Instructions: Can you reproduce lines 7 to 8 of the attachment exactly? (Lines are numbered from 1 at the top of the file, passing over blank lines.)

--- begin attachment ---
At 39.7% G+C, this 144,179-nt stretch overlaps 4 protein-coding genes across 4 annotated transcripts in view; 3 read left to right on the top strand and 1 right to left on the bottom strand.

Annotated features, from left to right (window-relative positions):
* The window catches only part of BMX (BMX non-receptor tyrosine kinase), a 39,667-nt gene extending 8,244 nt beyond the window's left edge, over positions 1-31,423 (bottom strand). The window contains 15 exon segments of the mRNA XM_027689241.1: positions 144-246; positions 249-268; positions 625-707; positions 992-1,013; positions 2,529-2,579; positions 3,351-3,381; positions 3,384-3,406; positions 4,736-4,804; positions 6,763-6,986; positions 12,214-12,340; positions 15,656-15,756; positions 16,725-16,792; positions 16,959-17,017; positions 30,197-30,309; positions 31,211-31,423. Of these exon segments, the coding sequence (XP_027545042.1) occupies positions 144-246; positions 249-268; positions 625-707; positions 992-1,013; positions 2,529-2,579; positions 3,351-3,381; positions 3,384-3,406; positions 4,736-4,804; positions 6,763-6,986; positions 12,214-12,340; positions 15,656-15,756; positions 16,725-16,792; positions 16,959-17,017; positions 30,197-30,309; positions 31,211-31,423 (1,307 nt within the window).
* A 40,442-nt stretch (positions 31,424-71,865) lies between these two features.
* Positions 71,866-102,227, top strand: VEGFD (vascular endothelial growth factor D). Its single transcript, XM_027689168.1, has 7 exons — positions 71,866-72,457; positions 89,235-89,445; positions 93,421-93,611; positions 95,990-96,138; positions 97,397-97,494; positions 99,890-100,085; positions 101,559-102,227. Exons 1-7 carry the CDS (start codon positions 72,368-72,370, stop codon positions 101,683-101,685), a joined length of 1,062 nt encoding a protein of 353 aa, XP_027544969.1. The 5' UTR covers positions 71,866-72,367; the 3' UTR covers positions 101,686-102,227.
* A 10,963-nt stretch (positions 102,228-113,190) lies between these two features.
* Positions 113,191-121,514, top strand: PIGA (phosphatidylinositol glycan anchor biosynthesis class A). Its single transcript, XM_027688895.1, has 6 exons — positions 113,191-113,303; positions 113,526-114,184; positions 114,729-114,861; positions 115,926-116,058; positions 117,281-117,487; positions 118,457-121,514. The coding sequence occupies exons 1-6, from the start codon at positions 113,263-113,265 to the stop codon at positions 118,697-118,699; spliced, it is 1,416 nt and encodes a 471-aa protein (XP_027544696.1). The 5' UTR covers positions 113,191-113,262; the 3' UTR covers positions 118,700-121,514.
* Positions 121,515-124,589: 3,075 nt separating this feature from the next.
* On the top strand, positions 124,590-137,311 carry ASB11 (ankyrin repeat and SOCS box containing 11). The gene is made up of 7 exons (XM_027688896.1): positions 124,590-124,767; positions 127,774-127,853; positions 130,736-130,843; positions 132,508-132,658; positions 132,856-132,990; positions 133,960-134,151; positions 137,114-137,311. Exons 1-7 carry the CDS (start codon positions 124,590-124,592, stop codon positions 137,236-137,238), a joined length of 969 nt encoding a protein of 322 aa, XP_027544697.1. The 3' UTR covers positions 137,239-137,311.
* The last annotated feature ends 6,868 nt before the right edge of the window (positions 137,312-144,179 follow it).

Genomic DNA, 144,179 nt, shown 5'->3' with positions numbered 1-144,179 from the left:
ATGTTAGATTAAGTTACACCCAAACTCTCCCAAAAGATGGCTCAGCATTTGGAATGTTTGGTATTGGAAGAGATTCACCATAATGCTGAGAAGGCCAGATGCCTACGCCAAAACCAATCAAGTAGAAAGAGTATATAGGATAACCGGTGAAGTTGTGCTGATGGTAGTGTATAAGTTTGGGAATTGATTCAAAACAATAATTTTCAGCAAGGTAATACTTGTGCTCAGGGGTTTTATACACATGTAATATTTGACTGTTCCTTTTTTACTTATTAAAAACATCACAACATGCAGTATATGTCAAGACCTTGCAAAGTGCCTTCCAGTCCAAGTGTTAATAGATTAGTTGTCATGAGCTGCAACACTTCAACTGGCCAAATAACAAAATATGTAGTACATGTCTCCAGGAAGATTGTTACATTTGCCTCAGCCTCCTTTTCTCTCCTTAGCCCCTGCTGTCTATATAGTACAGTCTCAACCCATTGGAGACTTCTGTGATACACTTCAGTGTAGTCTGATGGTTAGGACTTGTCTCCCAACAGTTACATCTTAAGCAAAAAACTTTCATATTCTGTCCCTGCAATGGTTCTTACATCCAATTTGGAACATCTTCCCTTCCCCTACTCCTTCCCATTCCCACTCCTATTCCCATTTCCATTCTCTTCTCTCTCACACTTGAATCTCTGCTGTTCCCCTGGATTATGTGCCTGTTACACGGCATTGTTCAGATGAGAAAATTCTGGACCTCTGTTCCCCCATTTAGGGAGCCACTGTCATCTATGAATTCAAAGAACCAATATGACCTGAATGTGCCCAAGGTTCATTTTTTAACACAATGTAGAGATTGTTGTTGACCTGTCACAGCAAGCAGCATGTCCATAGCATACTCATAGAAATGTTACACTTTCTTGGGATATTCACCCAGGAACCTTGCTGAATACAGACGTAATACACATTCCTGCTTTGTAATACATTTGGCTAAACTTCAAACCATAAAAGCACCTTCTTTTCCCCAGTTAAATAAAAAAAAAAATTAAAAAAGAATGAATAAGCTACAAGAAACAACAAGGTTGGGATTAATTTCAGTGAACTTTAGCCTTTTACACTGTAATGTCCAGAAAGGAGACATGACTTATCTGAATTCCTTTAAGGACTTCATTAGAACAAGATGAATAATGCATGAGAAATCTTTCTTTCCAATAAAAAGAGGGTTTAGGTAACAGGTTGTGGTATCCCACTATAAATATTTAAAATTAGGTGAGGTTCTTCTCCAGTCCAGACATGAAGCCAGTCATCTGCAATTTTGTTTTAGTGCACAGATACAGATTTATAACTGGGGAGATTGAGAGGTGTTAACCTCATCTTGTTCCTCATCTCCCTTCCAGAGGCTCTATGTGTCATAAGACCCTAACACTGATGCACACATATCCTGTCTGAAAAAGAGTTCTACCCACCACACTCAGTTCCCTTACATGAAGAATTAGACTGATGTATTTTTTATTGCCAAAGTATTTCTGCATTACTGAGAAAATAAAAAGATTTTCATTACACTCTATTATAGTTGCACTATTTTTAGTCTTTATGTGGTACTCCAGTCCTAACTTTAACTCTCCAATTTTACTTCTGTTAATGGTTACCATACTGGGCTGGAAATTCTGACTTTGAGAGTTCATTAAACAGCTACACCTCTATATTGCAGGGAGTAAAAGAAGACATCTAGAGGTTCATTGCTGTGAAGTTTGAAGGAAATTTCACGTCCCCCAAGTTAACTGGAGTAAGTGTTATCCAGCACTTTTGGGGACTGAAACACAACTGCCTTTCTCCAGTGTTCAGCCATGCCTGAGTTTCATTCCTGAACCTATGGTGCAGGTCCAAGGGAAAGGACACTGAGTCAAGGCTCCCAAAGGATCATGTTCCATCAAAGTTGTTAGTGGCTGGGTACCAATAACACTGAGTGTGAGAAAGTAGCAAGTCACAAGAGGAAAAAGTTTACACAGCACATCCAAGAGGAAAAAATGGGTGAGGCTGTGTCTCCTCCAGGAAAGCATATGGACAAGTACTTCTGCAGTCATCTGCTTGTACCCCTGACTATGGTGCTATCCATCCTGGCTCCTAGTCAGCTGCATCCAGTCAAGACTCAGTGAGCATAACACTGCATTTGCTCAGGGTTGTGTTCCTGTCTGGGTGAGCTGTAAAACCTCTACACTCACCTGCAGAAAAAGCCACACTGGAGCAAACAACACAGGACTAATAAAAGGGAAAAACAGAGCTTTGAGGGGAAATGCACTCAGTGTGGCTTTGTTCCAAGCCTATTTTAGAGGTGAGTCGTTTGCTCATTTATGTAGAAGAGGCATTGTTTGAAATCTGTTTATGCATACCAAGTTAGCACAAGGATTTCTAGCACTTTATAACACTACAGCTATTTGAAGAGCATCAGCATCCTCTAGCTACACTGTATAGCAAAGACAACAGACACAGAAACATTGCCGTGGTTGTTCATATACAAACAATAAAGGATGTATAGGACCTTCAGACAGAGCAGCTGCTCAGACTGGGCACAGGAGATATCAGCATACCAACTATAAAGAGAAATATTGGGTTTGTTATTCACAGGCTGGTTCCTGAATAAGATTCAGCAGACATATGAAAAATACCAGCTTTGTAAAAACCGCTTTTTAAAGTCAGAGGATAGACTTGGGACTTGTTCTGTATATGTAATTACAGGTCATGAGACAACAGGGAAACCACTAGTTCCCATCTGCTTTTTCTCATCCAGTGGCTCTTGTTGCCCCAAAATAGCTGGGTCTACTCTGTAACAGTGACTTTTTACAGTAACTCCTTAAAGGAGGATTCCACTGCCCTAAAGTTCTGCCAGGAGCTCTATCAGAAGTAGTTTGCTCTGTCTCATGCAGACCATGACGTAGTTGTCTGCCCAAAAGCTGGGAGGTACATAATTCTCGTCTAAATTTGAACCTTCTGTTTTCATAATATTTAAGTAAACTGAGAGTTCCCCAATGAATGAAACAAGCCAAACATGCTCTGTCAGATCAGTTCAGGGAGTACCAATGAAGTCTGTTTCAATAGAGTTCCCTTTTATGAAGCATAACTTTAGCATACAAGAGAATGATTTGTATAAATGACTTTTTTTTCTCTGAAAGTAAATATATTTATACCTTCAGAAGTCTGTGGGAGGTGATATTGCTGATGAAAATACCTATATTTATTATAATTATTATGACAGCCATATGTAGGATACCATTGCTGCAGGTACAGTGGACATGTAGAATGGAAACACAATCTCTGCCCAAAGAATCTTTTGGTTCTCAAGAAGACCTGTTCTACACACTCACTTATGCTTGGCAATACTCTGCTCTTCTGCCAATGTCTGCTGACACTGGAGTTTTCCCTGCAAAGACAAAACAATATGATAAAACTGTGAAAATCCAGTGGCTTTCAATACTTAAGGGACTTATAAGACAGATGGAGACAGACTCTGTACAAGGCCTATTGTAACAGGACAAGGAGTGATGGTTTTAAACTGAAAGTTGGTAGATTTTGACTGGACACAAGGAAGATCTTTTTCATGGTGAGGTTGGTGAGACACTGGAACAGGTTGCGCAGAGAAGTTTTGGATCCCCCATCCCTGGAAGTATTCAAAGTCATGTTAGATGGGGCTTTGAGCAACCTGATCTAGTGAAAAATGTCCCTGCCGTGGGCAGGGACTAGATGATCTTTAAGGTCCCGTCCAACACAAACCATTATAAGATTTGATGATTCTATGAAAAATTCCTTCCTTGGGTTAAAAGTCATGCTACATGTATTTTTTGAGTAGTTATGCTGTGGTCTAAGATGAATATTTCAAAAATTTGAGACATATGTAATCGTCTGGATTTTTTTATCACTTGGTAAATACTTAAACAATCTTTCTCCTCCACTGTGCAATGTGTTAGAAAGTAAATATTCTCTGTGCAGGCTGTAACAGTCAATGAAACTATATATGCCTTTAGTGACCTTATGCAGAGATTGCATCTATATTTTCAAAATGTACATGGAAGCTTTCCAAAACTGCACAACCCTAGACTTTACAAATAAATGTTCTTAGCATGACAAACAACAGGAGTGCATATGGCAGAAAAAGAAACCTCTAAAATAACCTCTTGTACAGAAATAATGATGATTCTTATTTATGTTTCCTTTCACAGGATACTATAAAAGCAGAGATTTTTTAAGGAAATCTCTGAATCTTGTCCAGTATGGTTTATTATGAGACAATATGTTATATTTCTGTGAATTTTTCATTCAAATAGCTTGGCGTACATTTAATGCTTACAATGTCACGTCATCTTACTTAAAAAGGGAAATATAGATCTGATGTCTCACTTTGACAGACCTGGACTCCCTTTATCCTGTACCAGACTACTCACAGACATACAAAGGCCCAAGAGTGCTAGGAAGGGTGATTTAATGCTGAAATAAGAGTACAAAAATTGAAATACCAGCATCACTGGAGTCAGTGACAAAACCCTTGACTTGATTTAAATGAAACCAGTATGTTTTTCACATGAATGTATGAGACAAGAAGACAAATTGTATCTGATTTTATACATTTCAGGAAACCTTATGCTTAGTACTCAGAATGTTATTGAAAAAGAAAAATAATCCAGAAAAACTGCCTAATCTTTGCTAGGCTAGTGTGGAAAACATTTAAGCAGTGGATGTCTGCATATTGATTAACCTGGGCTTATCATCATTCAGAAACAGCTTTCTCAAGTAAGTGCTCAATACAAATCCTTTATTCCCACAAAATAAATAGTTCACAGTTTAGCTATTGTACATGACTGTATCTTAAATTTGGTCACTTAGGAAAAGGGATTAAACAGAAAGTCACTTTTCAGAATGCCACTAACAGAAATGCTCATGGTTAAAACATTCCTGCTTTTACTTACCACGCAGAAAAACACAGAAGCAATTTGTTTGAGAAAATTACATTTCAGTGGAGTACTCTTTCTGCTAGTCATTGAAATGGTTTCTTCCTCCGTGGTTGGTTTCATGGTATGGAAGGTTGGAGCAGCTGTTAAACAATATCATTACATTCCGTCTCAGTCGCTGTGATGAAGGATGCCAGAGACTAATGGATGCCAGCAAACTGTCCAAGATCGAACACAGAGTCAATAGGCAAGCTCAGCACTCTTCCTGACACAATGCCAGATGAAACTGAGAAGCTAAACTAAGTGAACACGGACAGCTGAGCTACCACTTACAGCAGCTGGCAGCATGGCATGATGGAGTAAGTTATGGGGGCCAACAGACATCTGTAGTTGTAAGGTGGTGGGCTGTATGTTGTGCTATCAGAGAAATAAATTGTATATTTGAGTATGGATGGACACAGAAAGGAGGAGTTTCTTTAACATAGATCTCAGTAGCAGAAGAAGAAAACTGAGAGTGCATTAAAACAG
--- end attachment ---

* Positions 113,191-121,514, top strand: PIGA (phosphatidylinositol glycan anchor biosynthesis class A). Its single transcript, XM_027688895.1, has 6 exons — positions 113,191-113,303; positions 113,526-114,184; positions 114,729-114,861; positions 115,926-116,058; positions 117,281-117,487; positions 118,457-121,514. The coding sequence occupies exons 1-6, from the start codon at positions 113,263-113,265 to the stop codon at positions 118,697-118,699; spliced, it is 1,416 nt and encodes a 471-aa protein (XP_027544696.1). The 5' UTR covers positions 113,191-113,262; the 3' UTR covers positions 118,700-121,514.
* Positions 121,515-124,589: 3,075 nt separating this feature from the next.